Coming soon . . .

Available from Oxford University Press Autumn, 2021 Crusoe’s Books: Readers in the Empire of Print, 1800-1918 Bill Bell with a foreword by Alberto Manguel This is a book about readers on the move in the age of Victorian empire. It examines the libraries and reading habits of five reading constituencies from the long nineteenth century:Continue reading “Coming soon . . .”

Performative Reading

In a previous blog we looked at the phenomenon of Anti-Social Reading, the way in which individuals use reading to fend off the unwanted attention of others. Here we consider the way that reading can be used as a form of self-invention through the deployment of performative literacy. Certain regimes of culture and class, observedContinue reading “Performative Reading”

The Strange Afterlives of Robinson Crusoe

FOR over three centuries, The Life and Strange Surprizing Adventures of Robinson Crusoe has engaged some of the most influential literary and philosophical minds. At the same time, few other fictional texts have provoked so many idiosyncratic readings. J.M. Coetzee, who attempted himself to rewrite the classic, thought about the many ways that Defoe’s bookContinue reading “The Strange Afterlives of Robinson Crusoe”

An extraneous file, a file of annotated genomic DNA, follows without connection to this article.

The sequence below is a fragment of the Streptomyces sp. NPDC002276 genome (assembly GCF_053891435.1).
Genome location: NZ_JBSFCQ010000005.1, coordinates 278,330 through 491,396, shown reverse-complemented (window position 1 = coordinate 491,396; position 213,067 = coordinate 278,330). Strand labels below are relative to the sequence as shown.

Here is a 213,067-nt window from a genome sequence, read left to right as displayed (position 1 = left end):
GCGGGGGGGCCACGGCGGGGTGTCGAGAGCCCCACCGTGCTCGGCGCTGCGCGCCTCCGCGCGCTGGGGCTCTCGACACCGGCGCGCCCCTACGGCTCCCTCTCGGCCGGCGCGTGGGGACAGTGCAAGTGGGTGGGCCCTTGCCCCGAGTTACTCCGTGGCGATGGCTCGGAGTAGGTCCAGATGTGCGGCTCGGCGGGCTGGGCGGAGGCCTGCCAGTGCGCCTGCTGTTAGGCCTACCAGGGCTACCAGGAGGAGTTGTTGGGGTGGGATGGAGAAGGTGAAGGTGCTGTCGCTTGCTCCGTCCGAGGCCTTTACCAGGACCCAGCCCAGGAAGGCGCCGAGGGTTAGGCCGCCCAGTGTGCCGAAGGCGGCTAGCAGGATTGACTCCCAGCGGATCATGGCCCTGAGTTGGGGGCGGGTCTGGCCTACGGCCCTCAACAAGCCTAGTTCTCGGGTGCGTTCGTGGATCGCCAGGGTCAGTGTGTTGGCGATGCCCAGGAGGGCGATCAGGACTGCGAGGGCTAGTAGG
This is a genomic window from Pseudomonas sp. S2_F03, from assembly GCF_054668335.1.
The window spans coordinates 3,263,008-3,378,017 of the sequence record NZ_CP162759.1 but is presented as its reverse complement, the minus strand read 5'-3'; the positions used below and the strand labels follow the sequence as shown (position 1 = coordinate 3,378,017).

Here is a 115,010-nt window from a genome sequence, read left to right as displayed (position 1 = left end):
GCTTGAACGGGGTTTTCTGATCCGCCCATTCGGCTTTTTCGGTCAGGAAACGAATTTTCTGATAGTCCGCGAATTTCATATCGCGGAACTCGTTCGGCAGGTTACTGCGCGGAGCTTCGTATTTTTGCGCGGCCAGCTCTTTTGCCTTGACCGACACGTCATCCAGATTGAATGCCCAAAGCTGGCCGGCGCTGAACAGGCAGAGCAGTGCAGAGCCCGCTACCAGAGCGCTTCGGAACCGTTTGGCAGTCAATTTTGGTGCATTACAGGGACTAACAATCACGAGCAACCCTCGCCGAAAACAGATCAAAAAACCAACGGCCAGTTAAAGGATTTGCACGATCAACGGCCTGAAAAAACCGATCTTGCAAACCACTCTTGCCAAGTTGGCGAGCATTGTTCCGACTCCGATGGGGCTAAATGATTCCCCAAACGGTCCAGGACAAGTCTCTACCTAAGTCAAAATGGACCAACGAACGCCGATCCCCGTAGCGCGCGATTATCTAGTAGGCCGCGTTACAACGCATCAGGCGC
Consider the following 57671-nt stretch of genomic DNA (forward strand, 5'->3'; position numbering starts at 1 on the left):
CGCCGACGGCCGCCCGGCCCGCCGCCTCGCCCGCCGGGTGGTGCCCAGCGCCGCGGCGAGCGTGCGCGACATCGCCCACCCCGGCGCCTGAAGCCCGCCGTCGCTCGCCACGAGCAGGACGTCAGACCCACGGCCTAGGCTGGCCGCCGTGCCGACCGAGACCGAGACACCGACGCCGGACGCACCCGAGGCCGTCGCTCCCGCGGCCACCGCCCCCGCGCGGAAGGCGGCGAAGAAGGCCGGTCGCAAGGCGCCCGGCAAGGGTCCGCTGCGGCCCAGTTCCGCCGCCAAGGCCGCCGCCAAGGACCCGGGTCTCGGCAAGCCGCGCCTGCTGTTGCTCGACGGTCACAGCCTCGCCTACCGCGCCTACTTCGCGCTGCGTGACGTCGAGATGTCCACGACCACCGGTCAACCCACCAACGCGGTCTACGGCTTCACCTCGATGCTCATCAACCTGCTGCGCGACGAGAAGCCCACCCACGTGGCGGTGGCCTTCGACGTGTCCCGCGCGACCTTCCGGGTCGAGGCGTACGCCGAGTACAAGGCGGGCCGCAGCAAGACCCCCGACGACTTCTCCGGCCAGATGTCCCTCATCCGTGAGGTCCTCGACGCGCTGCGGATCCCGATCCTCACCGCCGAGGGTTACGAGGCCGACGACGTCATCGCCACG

Two Nineteenth-Century Expeditionary Libraries

Guest blog: Innes M. Keighren THE DECISIONS we take about the books we pack when we travel are often informed by three factors: 1) practicality (“Will this book help me to travel safely, agreeably, and productively?”) 2) pleasure (“Will this book provide entertainment or diversion when required?”) and 3) portability (“Can I accommodate the spaceContinue reading “Two Nineteenth-Century Expeditionary Libraries”

The Myth of the Wipers Times

There are a lot of myths surrounding the history of reading. From time to time, we aim to correct historical misconceptions that have entered the realm of received wisdom. This one relates to the most celebrated trench newspaper to be printed on the Western Front during the First World War. The title of The WipersContinue reading “The Myth of the Wipers Times”